Capital structure arbitrage merton model

Abstract This paper examines the risk and return of the so-called ficapital structure arbitrage,fl which exploits the mispricing between a company™s debt and equity. Speciþcally, a structural model connects a company™s equityprice with its credit default swap (CDS) spread.

A capital structure arbitrage describes an arrangement whereby investors exploit mispricing between the yields received on two different loans by the same issuer. For example, assume that the reference entity has both a commercial bank loan and a subordinated bond issue outstanding, but that the former pays Libor plus 330 basis points while the latter pays Libor plus 315 basis points.

Merton model, integration of equity and credit markets will depend on costs and risks associated with convergence trades. In related work, Duarte, Longsta and Yu (2007) and Yu (2006) study the pro tability of capital structure arbitrage, and show, as we do, that the returns are positive, positively underpinnings of the Modigliani-Miller theory itself. If changes in the financial structure of the firm affect the consumption and investment opportunity sets open to economic agents, then the pivotal role played by value maximization in arbitrage arguments may have to be rejected. equity and credit markets. That is the opportunity for arbitrage. 1.1 The problem of Capital Structure «Capital Structure theory refers to a systematic approach to financing business activities through a combination of equities and liabilities. Capital structure competing theories explore the relationship between equity financing, The methodology also eliminates the use of historic data to specify the default barrier, thereby leading to a full risk-neutral calibration. Subsequently, a new technique for identifying and hedging capital structure arbitrage opportunities is illustrated.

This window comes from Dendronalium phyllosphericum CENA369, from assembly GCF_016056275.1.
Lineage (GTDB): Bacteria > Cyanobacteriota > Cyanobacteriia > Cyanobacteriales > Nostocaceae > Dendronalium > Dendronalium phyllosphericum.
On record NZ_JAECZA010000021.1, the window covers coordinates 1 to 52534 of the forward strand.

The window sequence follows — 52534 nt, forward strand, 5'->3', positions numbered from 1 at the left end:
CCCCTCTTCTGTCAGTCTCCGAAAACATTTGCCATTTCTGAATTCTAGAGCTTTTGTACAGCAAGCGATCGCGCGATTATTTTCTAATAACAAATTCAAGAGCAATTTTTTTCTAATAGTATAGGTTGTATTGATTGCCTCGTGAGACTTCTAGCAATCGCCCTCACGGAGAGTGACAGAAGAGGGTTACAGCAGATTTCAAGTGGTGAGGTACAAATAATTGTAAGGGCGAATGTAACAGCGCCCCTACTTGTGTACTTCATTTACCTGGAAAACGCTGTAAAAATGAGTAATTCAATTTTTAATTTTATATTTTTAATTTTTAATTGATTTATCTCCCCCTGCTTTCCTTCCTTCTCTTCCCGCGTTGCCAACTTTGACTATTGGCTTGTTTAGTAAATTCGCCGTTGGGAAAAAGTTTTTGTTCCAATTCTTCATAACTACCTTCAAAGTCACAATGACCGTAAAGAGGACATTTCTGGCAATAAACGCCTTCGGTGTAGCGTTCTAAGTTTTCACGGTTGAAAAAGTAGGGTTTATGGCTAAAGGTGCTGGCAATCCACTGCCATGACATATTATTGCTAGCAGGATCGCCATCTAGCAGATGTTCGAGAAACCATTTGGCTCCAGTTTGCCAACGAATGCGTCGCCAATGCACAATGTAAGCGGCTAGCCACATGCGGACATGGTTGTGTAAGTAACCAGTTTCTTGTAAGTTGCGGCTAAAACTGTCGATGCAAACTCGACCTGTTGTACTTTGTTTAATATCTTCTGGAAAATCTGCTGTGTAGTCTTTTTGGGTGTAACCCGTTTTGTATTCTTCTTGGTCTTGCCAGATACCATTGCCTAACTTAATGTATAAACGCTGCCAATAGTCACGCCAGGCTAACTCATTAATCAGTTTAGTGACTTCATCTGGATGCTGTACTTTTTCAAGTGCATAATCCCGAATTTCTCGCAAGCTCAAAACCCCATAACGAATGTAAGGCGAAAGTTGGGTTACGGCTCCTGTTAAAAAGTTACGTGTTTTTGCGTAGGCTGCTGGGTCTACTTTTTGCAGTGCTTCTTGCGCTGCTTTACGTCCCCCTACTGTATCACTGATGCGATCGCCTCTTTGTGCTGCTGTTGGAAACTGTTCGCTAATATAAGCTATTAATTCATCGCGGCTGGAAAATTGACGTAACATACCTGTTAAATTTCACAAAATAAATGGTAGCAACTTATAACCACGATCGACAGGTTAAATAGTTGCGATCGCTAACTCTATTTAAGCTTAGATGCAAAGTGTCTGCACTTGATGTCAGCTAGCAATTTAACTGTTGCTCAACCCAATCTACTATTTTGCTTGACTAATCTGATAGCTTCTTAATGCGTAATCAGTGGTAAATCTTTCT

optimal capital structure, although he did not pursue it. In the context of the above assumptions, and the observations surrounding them, Merton (1974), examined the valuation of corporate debt in three possible manifestations:3 zero-coupon debt, coupon-bearing debt, and callable debt. In each case his paper provided tractable and in- Question: In 1958 Franco Modigliani And Merton Miller (MM) Published A Set Of Research Papers That Revolutionized The Theory Of A Corporation's Capital Structure. In Their First Research Paper, MM Proposed A Set Of Assumptions That, On The Surface, May Seem Unrealistic, But These Assumptions And MM's Algebraic Approach Provided The First Significant Attempt To ... A capital structure arbitrage describes an arrangement whereby investors exploit mispricing between the yields received on two different loans by the same issuer. For example, assume that the reference entity has both a commercial bank loan and a subordinated bond issue outstanding, but that the former pays Libor plus 330 basis points while the latter pays Libor plus 315 basis points. In corporate finance, the Merton model is a foundational building block of the theory of capital structure, the analyses of agency-theoretic relations, conflicts between equity and bond holders, incentives of equity holders to engage risk-shifting activities, and more. The MM approach favors the Net operating income approach and agrees with the fact that the cost of capital is independent of the degree of leverage and at any mix of debt-equity proportions. The significance of this MM approach is that it provides operational or behavioral justification for constant cost of capital at any degree of leverage. optimal capital structure, although he did not pursue it. In the context of the above assumptions, and the observations surrounding them, Merton (1974), examined the valuation of corporate debt in three possible manifestations:3 zero-coupon debt, coupon-bearing debt, and callable debt. In each case his paper provided tractable and in-